Thursday, November 13, 2008
Two Reviews for Lydia Bennet's Story from Bath
I've had two lovely reviews from Bath this week, the first from Joceline Bury of Jane Austen's World Magazine and the second from The Bath Chronicle, Bath's own newspaper.
Joceline Bury says 'Jane Odiwe...gives us a heroine who is remarkably likeable...Lydia's diary... a catalogue of frivolity - reveals a great sense of fun, an engaging lack of self-pity and an unerring eye for a good-looking chap ...(Odiwe's) technique of interspersing third person narrative with 'diary extracts' works particularly well as a way of counterpointing the disastrous events in Lydia's life with her indomitable optimism and spirit.'
There is also a competition in the magazine to win three copies of my book. If you'd like to enter you can subscribe to the magazine by clicking here
The new format magazine is just the right size to pop into your handbag and has some very interesting articles:
Credit Crunch: Austen Bank Goes Bust
Pride and Prejudice - The New Musical
Lost in Austen: Hugo Rifkind on the TV series
Christmas in Regency England
The above are just a few examples of what's to be found in this month's issue, plus there is news from JAS and JASNA, as well as being sumptuously illustrated throughout.
Next from Bath's own newspaper,'The Bath Chronicle' comes this review.
A new twist in the tale for Austen's Lydia
Jane Austen fans are in for a treat with Jane Odiwe's sequel to Pride and Prejudice detailing Lydia Bennet's story.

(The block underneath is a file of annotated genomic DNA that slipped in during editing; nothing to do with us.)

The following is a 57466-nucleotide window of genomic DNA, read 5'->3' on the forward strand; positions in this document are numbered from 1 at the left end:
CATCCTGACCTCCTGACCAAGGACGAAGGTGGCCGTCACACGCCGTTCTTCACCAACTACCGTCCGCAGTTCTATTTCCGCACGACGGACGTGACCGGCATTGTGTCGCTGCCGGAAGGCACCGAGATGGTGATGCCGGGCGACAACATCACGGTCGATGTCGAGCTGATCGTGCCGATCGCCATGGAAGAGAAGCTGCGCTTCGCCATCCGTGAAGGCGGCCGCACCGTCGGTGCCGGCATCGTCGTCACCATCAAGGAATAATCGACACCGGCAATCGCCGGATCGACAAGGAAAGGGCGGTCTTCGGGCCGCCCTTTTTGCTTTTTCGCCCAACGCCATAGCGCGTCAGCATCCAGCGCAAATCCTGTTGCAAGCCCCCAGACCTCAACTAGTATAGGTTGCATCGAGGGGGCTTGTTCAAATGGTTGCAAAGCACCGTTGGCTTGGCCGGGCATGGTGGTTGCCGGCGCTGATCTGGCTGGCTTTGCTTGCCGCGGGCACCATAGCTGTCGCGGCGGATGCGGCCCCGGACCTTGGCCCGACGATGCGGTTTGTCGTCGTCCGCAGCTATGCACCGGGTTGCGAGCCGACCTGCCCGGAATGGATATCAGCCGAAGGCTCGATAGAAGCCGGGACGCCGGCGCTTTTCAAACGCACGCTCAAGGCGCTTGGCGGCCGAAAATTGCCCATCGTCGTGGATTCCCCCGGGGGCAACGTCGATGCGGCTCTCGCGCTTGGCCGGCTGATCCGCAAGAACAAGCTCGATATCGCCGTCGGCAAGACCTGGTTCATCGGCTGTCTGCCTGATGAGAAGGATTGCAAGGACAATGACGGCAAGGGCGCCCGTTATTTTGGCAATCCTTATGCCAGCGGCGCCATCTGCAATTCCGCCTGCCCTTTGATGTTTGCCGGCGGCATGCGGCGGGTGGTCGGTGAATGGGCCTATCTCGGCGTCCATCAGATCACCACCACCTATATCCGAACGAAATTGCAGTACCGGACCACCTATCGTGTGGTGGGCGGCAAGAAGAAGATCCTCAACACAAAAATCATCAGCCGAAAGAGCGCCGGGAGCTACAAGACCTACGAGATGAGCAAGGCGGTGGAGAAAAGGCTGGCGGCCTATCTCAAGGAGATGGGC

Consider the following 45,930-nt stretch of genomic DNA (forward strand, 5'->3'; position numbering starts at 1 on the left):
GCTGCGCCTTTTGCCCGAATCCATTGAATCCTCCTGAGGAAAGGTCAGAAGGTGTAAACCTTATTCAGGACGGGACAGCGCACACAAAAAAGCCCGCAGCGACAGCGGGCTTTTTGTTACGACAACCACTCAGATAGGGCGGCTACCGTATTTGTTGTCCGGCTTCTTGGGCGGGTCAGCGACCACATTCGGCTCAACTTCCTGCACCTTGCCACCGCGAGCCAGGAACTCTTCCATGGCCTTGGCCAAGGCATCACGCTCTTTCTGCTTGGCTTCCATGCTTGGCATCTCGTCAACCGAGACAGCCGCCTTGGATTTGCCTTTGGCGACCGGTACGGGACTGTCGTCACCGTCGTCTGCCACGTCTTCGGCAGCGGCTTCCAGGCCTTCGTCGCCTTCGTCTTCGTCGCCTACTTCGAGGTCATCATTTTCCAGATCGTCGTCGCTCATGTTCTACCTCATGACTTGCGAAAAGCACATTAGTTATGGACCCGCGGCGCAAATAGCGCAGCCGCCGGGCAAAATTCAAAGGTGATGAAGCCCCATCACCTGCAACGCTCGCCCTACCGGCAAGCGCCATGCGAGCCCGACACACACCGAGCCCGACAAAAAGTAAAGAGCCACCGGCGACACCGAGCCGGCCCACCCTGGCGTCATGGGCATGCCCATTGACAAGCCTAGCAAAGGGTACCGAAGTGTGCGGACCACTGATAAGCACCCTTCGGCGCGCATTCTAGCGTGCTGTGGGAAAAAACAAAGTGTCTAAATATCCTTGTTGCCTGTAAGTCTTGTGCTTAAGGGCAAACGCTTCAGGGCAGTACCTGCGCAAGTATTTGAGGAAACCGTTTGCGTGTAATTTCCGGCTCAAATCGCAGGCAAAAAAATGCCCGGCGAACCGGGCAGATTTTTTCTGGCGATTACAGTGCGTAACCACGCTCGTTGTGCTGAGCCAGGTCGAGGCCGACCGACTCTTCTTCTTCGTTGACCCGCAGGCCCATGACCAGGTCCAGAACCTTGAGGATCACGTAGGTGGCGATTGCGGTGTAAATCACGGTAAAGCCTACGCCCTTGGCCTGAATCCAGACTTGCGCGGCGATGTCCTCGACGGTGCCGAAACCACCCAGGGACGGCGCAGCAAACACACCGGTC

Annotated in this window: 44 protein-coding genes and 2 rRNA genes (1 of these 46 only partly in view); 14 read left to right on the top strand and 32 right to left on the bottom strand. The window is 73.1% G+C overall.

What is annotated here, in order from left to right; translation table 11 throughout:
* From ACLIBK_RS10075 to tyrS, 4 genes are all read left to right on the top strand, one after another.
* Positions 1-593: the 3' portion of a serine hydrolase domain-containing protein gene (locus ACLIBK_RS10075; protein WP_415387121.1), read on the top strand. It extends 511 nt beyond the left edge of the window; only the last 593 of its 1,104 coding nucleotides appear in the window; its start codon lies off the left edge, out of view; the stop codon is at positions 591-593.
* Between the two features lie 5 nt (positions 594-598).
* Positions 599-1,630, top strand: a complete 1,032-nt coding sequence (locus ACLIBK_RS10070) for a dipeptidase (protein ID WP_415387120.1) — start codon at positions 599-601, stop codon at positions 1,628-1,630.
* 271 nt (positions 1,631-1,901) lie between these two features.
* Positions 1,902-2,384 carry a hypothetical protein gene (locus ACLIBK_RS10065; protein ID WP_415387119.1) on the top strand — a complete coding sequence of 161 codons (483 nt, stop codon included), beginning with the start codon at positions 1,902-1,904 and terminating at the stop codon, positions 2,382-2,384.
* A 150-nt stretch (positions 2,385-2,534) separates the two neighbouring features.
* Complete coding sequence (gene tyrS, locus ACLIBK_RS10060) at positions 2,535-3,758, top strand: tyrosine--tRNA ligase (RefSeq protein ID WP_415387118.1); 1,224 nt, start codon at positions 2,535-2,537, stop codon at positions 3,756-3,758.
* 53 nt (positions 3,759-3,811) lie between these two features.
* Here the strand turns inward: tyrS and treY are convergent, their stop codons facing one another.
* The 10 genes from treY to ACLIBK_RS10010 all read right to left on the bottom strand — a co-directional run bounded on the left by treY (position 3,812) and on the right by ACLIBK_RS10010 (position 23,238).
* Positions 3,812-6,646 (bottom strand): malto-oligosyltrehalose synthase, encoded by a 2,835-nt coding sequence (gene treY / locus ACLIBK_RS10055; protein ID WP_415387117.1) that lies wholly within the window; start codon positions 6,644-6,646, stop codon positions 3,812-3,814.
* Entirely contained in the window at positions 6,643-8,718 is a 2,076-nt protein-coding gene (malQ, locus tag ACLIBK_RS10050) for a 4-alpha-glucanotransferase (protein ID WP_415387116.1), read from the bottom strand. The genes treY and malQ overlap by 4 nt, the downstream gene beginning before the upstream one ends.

Lydia, the thoughtless, conceited younger daughter who was only interested in flirting with officers and getting married before her sisters, has a chance to redeem herself in this novel.
Creatively interweaving the narrative with extracts from Lydia's diary, the reader begins to understand her actions and the motives of others.
In part one Jane Odiwe focuses on Lydia's description of the events which take place in Pride and Prejudice.
In part two where Austen's novel leaves off, Jane and Elizabeth are happily settled in their estates while Lydia is finding life hard with her husband, the dashing-but-deceiving George Wickham.
Throughout the book new friends are introduced and old ones are revisited against a vivid background of Regency England.
In Bath, all the familiar haunts from Northanger Abbey and Persuasion are revisited; the Pump Room, the Upper Rooms, Queen Square and even Gravel Walk.
An unexpected twist brings about a happy ending for Lydia.